When a man is trying to communicate with a woman without her interest over the internet via email, instant messages or any other electronic communication is the offence of stalking.
Racism is also a kind of cyberstalking.

How to lodge a complaint
The Information Technology Act provides that notwithstanding anything contained in the Code of Criminal Procedure, 1973, any police officer, not below the rank of a Deputy Superintendent of Police, or any other officer of the Central Government or a State Government authorised by the Central Government in this behalf may enter any public place and search and arrest without warrant any person found therein who is reasonably suspected or having committed or of committing or of being about to commit any offence under this Act. (Section 80)
Cyber crimes do not have a jurisdiction as these crimes committed without any barrier of boundaries. So, you can report a cyber crime to the cybercrime units of any city irrespective of the place where it was committed.
• Cyber Cells: Cyber Cells have been established to provide redressal to the victims of cybercrime. These cells function as a part of the criminal investigation department and specifically deal with internet related criminal activity. If you do not a cyber cell at your place of residence, then you can file an F.I.R in a local police station. You can also approach the commissioner or the judicial magistrate of your city, if by any reason you are unable to file an F.I.R. Any police station is bound to register an F.I.R., irrespective of its jurisdiction.

• Online Grievance Redressal: Police is the most notorious law enforcement agency in India when it comes to dealing with women victims. Even when women have easy access to a police station, they hesitate in reporting the incident to them, under the fear of being harassed and being made to suffer additional ordeal. As a result, such crimes committed against women remain swept under the rug and women continue to bear the brunt of harassment. So, women who do not want to come out in the open can file a complaint against stalking at the National Commission for Women. The Commission takes up the matter with the police and expedites the investigation. In cases of serious offences, the commission can set up an inquiry committee to probe into the matter and conduct spot inquiry, collect evidence, and examine witnesses, summon accused and police records, etc to further the investigation.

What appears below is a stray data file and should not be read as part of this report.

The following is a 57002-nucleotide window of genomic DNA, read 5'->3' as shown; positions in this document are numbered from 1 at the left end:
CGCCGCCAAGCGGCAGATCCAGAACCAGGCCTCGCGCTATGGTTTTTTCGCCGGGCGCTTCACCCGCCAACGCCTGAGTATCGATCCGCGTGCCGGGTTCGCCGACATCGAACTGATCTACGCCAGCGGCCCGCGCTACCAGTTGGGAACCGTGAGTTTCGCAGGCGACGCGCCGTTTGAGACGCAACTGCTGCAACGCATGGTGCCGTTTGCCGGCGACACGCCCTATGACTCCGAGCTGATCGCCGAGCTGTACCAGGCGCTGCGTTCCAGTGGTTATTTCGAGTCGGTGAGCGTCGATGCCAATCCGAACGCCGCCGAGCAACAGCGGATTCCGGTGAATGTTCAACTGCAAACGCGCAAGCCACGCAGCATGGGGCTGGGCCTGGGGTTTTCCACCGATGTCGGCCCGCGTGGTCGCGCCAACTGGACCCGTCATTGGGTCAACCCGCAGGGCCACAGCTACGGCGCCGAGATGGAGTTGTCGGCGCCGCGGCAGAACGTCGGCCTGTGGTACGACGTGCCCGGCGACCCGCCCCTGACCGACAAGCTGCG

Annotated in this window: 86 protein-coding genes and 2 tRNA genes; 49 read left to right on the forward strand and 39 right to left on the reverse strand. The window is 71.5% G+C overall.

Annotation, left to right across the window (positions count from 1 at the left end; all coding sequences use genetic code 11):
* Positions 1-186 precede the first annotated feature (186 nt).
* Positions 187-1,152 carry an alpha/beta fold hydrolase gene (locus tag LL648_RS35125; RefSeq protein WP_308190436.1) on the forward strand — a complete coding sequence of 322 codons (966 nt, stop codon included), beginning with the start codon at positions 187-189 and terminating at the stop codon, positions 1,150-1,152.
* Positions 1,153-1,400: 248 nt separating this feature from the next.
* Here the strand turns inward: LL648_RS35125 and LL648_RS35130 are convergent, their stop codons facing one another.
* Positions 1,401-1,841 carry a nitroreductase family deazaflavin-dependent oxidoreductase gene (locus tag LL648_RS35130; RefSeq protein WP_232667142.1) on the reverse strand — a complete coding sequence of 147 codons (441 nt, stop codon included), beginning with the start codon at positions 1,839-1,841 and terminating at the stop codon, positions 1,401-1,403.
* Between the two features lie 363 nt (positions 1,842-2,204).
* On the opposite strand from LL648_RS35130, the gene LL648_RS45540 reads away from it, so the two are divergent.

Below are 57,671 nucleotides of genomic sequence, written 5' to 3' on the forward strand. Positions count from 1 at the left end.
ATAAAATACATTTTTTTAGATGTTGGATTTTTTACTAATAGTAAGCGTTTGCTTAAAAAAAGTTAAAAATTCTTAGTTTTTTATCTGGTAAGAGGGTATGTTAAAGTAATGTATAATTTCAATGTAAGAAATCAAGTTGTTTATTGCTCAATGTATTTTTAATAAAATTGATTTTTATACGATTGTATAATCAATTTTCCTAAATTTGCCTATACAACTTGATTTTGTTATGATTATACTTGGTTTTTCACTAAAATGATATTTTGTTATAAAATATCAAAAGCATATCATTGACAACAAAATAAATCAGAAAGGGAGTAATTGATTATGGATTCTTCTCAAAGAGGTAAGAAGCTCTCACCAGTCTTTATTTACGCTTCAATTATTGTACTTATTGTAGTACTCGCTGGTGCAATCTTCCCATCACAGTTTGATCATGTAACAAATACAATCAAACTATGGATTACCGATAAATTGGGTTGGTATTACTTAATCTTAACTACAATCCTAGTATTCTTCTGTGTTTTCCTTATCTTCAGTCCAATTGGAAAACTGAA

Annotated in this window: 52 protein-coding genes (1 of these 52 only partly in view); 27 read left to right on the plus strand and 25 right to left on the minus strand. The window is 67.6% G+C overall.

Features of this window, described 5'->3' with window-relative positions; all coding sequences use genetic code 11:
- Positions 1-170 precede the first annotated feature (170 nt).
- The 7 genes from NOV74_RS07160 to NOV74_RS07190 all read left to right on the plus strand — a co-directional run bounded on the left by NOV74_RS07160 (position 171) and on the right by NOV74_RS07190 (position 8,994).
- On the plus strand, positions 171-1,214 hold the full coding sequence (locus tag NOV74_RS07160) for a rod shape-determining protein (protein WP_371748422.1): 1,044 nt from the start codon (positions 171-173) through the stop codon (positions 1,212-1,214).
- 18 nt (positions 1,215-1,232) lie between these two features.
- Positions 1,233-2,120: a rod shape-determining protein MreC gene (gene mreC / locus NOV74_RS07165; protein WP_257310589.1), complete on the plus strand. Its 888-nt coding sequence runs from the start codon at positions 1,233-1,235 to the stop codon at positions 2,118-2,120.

• Report to the websites: Most of the social media websites where users make their accounts provide a reporting mechanism. These websites are obliged under the IT (Intermediary Guidelines) Rules, 2011 to act within 36 hours to disable information related to offending content. The intermediary shall have to preserve such information and associated records for at least ninety days for investigation purposes. The affected person can bring to the knowledge of the intermediary, any offending content which is hosted, stored, or published on his computer system, in writing or through email signed with electronic signature.
• Report to CERT: The Information Technology Amendment Act 2008 has designated the Indian Computer Emergency Response Team (CERT-IN) as the national nodal agency for tackling the issues occurring in tow with computer security threats. They issue guidelines on the procedure, prevention, reporting, and response to cyber incidents, among other functions.

To deal with the issue of cyberstalking, there are few provisions are provided but not any specific law is available. The Government needs to think about the stalking law for effective prevention from cyberstalking. However, people also need to be aware of their activities and sharing information with others. They require being extra careful about privacy. Drafted by Sourav Sharma, Associate at Vidhiśāstras-Advocates & Solicitors.